Building a Foam Core Powerboat

This site will report on the building of the 'Hawk41', a 41ft sea-going launch. It's specifications are: - Length: 12.50 m - Length waterline: 12.07 m - Beam: 3.27 m - Draft: 0.75 m - Displacement: 4.3 t - Engine Power: 184 kW.
The vessel will be constructed from a foam core sandwich using the 'controlled vacuum infusion' technique.

My Photo
Location: Utrecht, Netherlands

Tuesday, July 24, 2007

A whole new setup

I did mention that I am currently running an apprenticeship with Adrie Pijnen, shipwright. He is a frontrunner in the application of vacuum infusion, so there is a lot one can learn from him. He is also a nice man, happy to show what he has found out. He builds his own (but also many for others) vacuum installations.
I showed him my concoction. He laughed his head off. Such a little pump! A gastank! A vacuum advance unit for a pressureswitch!

I'll make you a tank, he proposed. Complete with all the connections to build a serious, however tiny, installation.
He welded a tank, 45*25*20 cm (17.7"*9.8"*7.8"). My little Robinair tightly fit on the top. Two valves, the pressure gauge, a connector for the pressure switch and one more connector in reserve. (Adrie, many thanks for this beautiful installation!)

He also gave me two ready to use pressureswitches. For him they were not applicable: Too little switching power, but more important, almost no hysteresis. The points at which the pump was switched on and off almost coincided. (In that case the pump switches on and off so rapidly that it will soon break.)
I took the two switches and put them together with a relay. The result looks funny, but in fact works very precise. The left switch controls the pressure at which the pump is turned off, the right indicates the point on which it is turned on again.

I am able to get the points as close as 0.04 bar together! (But also as far apart as I might wish)

I suppose I am ready now to experiment with my first injection.

Monday, July 23, 2007

A DIY pressureswitch

Ever heard of a "vacuum advance unit"? It's a small device used in car engines.
Has something to do with the ignition moment. It is a small "can", equipped with a membrane attached to a lever. It has a tubeconnector at the side opposed to the lever. See also the picture. It can be used to make a pressureswitch yourself. Here is what I did:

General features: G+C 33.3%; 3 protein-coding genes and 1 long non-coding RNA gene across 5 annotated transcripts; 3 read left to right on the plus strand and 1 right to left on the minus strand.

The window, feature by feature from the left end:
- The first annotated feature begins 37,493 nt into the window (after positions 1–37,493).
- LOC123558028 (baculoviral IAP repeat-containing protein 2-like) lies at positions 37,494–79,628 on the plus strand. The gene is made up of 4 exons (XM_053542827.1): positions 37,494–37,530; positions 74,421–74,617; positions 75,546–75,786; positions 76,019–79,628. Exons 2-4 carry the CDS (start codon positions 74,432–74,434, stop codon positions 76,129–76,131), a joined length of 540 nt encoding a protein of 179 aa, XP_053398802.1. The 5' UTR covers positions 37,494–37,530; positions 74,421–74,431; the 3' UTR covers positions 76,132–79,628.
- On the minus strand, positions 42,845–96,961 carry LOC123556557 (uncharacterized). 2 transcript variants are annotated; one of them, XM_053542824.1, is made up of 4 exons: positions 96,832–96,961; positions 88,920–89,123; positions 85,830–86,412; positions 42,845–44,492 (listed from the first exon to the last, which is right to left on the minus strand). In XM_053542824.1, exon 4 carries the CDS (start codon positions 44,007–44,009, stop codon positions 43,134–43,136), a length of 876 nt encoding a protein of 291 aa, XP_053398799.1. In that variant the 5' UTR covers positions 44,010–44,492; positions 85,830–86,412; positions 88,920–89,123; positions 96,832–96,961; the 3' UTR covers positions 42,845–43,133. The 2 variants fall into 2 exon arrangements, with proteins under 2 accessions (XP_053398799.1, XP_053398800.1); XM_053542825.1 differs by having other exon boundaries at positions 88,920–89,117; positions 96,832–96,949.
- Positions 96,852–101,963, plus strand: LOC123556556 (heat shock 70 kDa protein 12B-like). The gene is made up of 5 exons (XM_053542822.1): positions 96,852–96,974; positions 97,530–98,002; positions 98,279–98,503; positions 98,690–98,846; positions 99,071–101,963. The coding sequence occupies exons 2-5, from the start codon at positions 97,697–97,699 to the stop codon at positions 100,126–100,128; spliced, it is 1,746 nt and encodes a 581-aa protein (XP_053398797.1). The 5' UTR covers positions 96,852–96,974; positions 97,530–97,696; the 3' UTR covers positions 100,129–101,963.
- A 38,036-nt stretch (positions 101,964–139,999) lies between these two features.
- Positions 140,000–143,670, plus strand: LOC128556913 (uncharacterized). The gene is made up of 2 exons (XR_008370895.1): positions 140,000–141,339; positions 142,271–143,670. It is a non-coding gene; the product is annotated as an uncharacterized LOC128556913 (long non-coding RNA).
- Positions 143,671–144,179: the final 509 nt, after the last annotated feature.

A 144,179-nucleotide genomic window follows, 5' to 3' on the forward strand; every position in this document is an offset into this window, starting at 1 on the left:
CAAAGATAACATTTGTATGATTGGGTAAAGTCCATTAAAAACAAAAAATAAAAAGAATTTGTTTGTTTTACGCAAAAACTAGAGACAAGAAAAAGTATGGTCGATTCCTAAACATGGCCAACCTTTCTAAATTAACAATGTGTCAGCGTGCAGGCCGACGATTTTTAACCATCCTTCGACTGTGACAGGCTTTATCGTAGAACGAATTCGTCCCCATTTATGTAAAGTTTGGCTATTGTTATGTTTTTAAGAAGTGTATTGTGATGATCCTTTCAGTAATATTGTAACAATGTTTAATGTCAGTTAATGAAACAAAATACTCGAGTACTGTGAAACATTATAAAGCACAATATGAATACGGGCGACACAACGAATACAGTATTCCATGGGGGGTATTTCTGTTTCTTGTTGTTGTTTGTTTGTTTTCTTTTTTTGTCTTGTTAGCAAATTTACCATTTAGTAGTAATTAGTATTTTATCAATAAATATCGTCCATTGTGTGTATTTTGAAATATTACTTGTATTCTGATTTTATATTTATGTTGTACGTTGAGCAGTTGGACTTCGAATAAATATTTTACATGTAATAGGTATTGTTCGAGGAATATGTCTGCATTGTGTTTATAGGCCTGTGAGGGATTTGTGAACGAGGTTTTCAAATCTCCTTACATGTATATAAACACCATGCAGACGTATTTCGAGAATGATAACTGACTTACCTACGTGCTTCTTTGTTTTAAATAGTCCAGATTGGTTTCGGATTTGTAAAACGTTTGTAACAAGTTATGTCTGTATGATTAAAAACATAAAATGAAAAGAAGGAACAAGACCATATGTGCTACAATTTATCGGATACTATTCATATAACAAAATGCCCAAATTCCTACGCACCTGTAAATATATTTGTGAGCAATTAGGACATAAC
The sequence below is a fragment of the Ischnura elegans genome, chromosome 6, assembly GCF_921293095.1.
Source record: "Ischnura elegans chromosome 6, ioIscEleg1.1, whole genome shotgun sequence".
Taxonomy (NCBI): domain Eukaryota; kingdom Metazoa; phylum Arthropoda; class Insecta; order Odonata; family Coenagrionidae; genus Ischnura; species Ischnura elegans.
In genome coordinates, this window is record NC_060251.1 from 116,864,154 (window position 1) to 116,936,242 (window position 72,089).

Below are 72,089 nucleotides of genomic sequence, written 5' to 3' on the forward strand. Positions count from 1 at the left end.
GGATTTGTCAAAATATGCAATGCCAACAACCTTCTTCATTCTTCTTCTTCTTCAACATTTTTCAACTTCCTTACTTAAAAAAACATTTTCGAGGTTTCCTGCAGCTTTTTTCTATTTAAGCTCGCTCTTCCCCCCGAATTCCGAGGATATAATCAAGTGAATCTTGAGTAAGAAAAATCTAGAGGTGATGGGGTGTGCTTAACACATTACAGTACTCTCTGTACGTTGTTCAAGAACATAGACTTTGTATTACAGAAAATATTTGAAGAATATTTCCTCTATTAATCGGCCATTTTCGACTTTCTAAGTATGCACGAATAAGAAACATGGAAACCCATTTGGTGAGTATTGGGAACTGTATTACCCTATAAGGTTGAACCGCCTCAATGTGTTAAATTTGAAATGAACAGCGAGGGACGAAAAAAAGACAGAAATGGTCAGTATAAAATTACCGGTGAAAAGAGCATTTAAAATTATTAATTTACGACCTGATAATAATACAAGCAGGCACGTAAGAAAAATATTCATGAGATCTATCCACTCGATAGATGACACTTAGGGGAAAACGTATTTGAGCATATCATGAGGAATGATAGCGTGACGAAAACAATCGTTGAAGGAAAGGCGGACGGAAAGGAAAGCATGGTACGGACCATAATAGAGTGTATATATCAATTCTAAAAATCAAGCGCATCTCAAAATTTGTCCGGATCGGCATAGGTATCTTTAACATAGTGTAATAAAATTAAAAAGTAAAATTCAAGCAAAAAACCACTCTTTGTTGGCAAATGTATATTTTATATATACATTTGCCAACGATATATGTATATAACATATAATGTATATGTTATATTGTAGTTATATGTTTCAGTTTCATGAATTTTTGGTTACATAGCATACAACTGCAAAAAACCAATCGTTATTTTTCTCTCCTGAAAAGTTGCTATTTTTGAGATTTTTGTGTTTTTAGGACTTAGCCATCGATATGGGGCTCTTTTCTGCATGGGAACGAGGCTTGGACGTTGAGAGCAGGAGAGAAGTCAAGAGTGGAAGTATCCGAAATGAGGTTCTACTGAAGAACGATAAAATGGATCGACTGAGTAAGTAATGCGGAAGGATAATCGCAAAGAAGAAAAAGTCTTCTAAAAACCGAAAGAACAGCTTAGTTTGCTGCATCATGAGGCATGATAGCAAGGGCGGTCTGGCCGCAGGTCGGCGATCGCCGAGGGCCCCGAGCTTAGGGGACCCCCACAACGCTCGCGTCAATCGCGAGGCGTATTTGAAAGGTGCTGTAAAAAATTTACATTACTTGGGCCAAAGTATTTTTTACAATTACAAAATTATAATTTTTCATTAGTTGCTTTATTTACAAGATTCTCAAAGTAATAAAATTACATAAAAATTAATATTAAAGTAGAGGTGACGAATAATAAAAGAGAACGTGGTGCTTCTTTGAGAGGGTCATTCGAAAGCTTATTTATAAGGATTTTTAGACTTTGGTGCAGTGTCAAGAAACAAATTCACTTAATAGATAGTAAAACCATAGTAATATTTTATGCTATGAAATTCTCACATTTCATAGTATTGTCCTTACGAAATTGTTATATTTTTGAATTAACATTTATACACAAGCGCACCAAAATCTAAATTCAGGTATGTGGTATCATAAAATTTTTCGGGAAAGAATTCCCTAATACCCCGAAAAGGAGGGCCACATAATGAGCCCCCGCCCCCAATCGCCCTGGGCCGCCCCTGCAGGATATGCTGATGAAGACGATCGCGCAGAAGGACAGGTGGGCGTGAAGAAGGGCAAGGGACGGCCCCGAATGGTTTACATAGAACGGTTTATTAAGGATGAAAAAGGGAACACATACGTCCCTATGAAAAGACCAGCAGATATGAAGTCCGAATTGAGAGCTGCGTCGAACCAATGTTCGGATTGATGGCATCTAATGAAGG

I connected the vacadvance to some copper piping built in a wooden box. The vacuum pulled by my pump is applied on the unit and therefore it retracts the lever. The lever in its turn operates a switch. (See the second picture) The whole contraption can be tuned by tightening a spring.
To get some feedback I mounted the pressuregauge on top of the box.

See the third picture for the end result. It works like a charm!.....

However.... The switch has a wide range of "hysteresis". In this case it means that the points at which the switch kicks in and out are a bit too far apart. On operation the pressureswitch switches the pump off at let us say -0.9bar. It switches on again at -0.7bar. Rather wide apart.

It will do for the time being, but when another solution comes by I will give it a serious consideration.

Sunday, July 22, 2007

A provisory vacuumtank

I arranged a tank. It's an old propane flask. The tank serves as a vacuum buffer. The next component is the vacuum switch. Tomorrow more about that.

Wednesday, July 18, 2007


I bought a pump. It's a Robinair 15151 (European 230V/50Hz version of the 15150). It can pull a deep vac that is quite sufficient for my app. I bought it over the internet at Fotronic. Only $ 133! (If I had bought the pump over here it would have cost me some € 700!!)
Next I need a vacuumtank and a pressure-switch. I'll come back on that soon.